Andes planners near major subdivision OK

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By Matthew J. Perry
The Andes Planning Board held a public hearing Monday on an 88-acre, eight-lot subdivision on land owned by Harold Cole above the Andel Inn on Route 28. Several neighboring landowners attended the hearing to review site maps and ask questions of Cole and Doug Wooden, acting surveyor, but no objections to the project were raised.

Neighbors were concerned primarily with the quality of the septic fields in the development and the possibility that individual lots, the largest of which is nearly 20 acres, could be subdivided again after Cole sells off the parcels. Wooden presented diagrams and thorough descriptions of the septic engineering, and while admitting that further subdivisions were not impossible, he opined that review of any further subdivisions would be demanding, with many agencies taking interest. His explanations seemed to satisfy Cole’s neighbors.

Although the planning board, which is acting as lead agency in the review, is not yet ready to issue full approval of the project, members felt confident in announcing the public hearing as closed.

Board consultant Tom Evans declared that he would create a to-do list that would expedite the issuing of a negative declaration for the project’s SEQR review, perhaps as early as the board’s next meeting. Of primary concern is the subdivision’s road, which is intended to be private and does not meet all specifications for town road maintenance. The board reported that Highway Commissioner Mike McAdams has stated that Andes does not have the resources to maintain any more roads.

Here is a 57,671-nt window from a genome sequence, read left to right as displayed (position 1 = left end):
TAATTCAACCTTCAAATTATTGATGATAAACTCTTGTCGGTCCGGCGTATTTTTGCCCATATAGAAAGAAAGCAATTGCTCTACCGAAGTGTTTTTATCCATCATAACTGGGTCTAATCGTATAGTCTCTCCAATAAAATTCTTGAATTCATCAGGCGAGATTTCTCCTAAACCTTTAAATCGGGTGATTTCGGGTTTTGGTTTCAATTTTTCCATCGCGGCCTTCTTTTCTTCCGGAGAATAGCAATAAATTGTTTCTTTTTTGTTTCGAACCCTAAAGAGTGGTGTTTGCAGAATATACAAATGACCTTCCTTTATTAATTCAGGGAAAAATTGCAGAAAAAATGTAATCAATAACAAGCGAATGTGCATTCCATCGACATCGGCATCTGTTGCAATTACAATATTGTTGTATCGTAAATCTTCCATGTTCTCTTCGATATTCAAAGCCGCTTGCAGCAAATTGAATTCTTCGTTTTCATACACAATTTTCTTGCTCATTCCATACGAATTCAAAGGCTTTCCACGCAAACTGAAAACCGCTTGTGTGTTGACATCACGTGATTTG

Despite the board’s position as lead agency, it is still possible that other concerns, specifically the DEP and DOT, could raise concerns about storm water run-off, despite many containing stone walls in the subdivision and strategically engineered sediment traps. Since city and state agencies have not always been timely in their reviews, members were cautious about viewing next month’s meeting as the end of the road for Cole. It was also stated that the town board should also have the opportunity to voice any concerns before a final judgment.

No action was taken this month on the ongoing Andes Library restoration project, but the planning board was willing to express optimism concerning parking, a trouble spot in the library plans. Regulations require one parking space for every three patrons of the library, and legitimate parking spaces can be situated up to 500 feet away from the building. These two factors combined would mean that parking spaces further down Route 28, on High Street, in the bank parking lot on off hours, and possibly in a vacant lot adjacent to Ron Guichard Realty would supply the library with ample parking on even the busiest hours or special occasions.

As they stand, the plans for the library include only eight parking spaces on the east side of the building.